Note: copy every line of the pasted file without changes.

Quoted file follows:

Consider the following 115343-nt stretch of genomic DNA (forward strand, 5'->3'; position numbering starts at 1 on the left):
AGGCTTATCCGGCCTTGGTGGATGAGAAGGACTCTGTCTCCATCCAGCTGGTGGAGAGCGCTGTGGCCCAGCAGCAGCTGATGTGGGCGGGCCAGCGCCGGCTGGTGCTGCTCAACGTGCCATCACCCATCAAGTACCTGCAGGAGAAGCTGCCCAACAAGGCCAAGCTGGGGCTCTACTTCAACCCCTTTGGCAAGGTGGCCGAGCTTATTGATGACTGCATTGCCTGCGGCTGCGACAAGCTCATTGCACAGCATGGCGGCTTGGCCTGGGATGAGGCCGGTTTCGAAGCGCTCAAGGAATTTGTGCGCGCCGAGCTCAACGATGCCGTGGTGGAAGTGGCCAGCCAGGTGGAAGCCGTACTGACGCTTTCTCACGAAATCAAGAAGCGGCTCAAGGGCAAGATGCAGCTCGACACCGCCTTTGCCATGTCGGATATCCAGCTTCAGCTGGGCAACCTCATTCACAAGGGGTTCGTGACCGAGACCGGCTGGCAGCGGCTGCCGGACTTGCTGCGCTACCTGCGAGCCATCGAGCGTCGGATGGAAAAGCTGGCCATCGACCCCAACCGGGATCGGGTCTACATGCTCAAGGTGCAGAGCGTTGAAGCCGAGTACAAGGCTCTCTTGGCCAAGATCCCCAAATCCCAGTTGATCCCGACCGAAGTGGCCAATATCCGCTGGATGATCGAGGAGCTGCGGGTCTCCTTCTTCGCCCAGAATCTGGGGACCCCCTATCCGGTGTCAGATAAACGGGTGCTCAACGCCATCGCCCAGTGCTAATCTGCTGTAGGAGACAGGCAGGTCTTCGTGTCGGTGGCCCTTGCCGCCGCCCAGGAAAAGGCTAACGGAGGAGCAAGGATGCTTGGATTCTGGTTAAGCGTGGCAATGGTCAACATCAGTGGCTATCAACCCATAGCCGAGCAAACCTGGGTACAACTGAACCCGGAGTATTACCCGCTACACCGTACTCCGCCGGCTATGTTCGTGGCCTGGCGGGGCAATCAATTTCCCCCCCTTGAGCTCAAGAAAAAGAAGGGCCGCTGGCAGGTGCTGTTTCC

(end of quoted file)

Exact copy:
Consider the following 115343-nt stretch of genomic DNA (forward strand, 5'->3'; position numbering starts at 1 on the left):
AGGCTTATCCGGCCTTGGTGGATGAGAAGGACTCTGTCTCCATCCAGCTGGTGGAGAGCGCTGTGGCCCAGCAGCAGCTGATGTGGGCGGGCCAGCGCCGGCTGGTGCTGCTCAACGTGCCATCACCCATCAAGTACCTGCAGGAGAAGCTGCCCAACAAGGCCAAGCTGGGGCTCTACTTCAACCCCTTTGGCAAGGTGGCCGAGCTTATTGATGACTGCATTGCCTGCGGCTGCGACAAGCTCATTGCACAGCATGGCGGCTTGGCCTGGGATGAGGCCGGTTTCGAAGCGCTCAAGGAATTTGTGCGCGCCGAGCTCAACGATGCCGTGGTGGAAGTGGCCAGCCAGGTGGAAGCCGTACTGACGCTTTCTCACGAAATCAAGAAGCGGCTCAAGGGCAAGATGCAGCTCGACACCGCCTTTGCCATGTCGGATATCCAGCTTCAGCTGGGCAACCTCATTCACAAGGGGTTCGTGACCGAGACCGGCTGGCAGCGGCTGCCGGACTTGCTGCGCTACCTGCGAGCCATCGAGCGTCGGATGGAAAAGCTGGCCATCGACCCCAACCGGGATCGGGTCTACATGCTCAAGGTGCAGAGCGTTGAAGCCGAGTACAAGGCTCTCTTGGCCAAGATCCCCAAATCCCAGTTGATCCCGACCGAAGTGGCCAATATCCGCTGGATGATCGAGGAGCTGCGGGTCTCCTTCTTCGCCCAGAATCTGGGGACCCCCTATCCGGTGTCAGATAAACGGGTGCTCAACGCCATCGCCCAGTGCTAATCTGCTGTAGGAGACAGGCAGGTCTTCGTGTCGGTGGCCCTTGCCGCCGCCCAGGAAAAGGCTAACGGAGGAGCAAGGATGCTTGGATTCTGGTTAAGCGTGGCAATGGTCAACATCAGTGGCTATCAACCCATAGCCGAGCAAACCTGGGTACAACTGAACCCGGAGTATTACCCGCTACACCGTACTCCGCCGGCTATGTTCGTGGCCTGGCGGGGCAATCAATTTCCCCCCCTTGAGCTCAAGAAAAAGAAGGGCCGCTGGCAGGTGCTGTTTCC